Willingham shares data with officials

Former athletic tutor Mary Willingham said she turned her data on athletes’ literacy levels over to UNC for what she says was the fourth time Monday night.

In a 90-minute meeting with Executive Vice Chancellor and Provost Jim Dean, she gave him two sets of data that reportedly detail the low literacy rates and SAT scores of 183 student-athletes in football or basketball between 2004 and 2012.

But she said she doesn’t expect the meeting, which she described as a “mix of collegiality and hostility,” to amount to much — she said she’s sent the data to UNC’s General Counsel in 2010 and former N.C. Gov. Jim Martin in 2012 with no reaction.

“I know that they’re going to come back and tell me that it’s wrong,” Willingham said. “They deny and they deny, and that’s not helping students.”

“There’s a pretty good track record of how many times this data, the data that the athletic department fought and paid for. There’s a pretty good track record of all the times it’s been given back to them, so here’s one more time.”

The first time Willingham sent Dean the data, she sent it redacted — without athletes’ names — and the second time she included the names of athletes. She said she has not heard from Chancellor Carol Folt about her study.

During the Faculty Athletics Committee meeting Tuesday, Dean said it is too soon to tell whether the data, primarily vocabulary tests, can accurately come to the conclusions detailed in the CNN article.

“Can the combination of the data get us to the point of acceptance to what we need?” he said.

“It’s reasonably complicated. If it was clear to us that the allegations were true, we would have been embarrassed and we would have accepted it.”

Dean said he will likely ask a third party to look at the data sets as well.

Folt, who spoke at the committee meeting about UNC’s response, said that current efforts to improve athletics, such as the Student-Athlete Academic Initiative Working Group, would push the University forward.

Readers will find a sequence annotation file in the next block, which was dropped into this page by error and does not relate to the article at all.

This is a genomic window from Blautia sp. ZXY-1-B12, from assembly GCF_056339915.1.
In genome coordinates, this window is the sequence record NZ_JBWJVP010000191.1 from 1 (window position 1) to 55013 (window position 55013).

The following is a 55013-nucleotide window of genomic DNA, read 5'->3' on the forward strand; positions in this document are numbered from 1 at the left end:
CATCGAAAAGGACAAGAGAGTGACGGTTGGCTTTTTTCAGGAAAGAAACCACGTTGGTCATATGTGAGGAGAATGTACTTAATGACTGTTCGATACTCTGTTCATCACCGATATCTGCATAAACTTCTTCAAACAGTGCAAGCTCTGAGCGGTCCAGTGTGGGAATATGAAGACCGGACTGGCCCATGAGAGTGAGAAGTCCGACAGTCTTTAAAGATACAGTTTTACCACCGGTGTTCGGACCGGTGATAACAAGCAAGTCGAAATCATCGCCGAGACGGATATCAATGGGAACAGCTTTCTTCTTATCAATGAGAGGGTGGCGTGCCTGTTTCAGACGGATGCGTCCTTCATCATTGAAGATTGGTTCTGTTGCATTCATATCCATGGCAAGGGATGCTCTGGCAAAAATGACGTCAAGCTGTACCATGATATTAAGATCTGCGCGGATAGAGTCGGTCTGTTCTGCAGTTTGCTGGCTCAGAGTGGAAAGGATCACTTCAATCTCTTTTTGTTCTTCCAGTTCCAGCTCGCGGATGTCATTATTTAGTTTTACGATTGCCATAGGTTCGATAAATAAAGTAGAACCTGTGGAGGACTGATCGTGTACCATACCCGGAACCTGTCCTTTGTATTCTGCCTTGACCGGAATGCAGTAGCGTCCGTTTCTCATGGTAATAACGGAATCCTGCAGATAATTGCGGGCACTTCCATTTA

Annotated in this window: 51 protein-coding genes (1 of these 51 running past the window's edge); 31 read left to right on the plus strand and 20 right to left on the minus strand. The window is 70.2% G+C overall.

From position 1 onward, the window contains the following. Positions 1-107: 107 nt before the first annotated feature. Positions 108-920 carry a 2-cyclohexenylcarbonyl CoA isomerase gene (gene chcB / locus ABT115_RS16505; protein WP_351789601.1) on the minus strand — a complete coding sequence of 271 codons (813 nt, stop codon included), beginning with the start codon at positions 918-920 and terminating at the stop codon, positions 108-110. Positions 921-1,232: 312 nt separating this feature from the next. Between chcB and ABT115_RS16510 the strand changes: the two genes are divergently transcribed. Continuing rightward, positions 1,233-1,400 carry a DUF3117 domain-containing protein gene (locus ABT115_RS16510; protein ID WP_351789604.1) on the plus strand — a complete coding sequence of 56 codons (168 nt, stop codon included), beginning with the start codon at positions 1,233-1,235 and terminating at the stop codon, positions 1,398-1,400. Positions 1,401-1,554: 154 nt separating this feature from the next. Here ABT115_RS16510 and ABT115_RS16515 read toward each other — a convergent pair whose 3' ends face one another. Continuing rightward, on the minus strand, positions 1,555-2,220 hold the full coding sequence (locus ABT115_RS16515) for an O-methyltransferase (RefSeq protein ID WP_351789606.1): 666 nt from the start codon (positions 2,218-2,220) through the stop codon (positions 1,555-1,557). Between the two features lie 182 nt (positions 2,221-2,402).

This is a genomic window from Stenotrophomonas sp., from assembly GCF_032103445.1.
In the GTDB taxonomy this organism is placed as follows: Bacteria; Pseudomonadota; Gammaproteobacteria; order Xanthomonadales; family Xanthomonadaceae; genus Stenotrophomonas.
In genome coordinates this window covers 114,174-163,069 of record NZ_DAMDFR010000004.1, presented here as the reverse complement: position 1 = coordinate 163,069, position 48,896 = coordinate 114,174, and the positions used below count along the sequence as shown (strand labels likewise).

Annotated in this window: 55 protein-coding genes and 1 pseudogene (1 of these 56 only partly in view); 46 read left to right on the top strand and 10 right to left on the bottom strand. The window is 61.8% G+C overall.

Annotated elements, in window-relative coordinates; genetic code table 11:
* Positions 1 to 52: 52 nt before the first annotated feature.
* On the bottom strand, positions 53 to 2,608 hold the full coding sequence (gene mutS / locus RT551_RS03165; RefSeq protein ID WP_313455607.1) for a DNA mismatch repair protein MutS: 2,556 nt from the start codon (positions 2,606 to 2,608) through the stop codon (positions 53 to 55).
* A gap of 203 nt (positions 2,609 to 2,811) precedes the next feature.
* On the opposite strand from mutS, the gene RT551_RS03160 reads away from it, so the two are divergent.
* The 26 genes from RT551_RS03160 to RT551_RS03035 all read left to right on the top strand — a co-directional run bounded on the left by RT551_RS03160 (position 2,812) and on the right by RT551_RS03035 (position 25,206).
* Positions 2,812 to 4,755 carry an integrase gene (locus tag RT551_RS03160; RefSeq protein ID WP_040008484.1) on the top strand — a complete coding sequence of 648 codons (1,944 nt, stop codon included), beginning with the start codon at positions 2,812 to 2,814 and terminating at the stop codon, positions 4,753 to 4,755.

“We’re talking about things that may not have happened with any of us in this role,” she said.

But clear results from these changes would take time, she said.

“We need to accept the work that that takes. It might not be the most beautiful story … it’s an underlying part of that story,” Folt said. “I’m going to talk about that, because to leave that out, is to leave out hundreds of thousands of hours of work.”

Folt said she appreciates the curiousity surrounding the athletics program.

“Light is the best disinfectant,” she said. “Well, we have lots of light. We continue to be open to people’s questions.”

Faculty Athletics Committee Chairwoman Joy Renner said she has invited Willingham to meet with the group so they can discuss the data, which could raise more issues and be a constructive conversation, she said.

Willingham said she doesn’t plan to return to future meetings and senses hostility directed at her.

She said she stands by the accuracy of her studies.

“From 2004 to 2010, I know all their faces,” she said. “I can see all of them. I worked with them, and those are their scores.”

Senior writer Daniel Schere contributed reporting.


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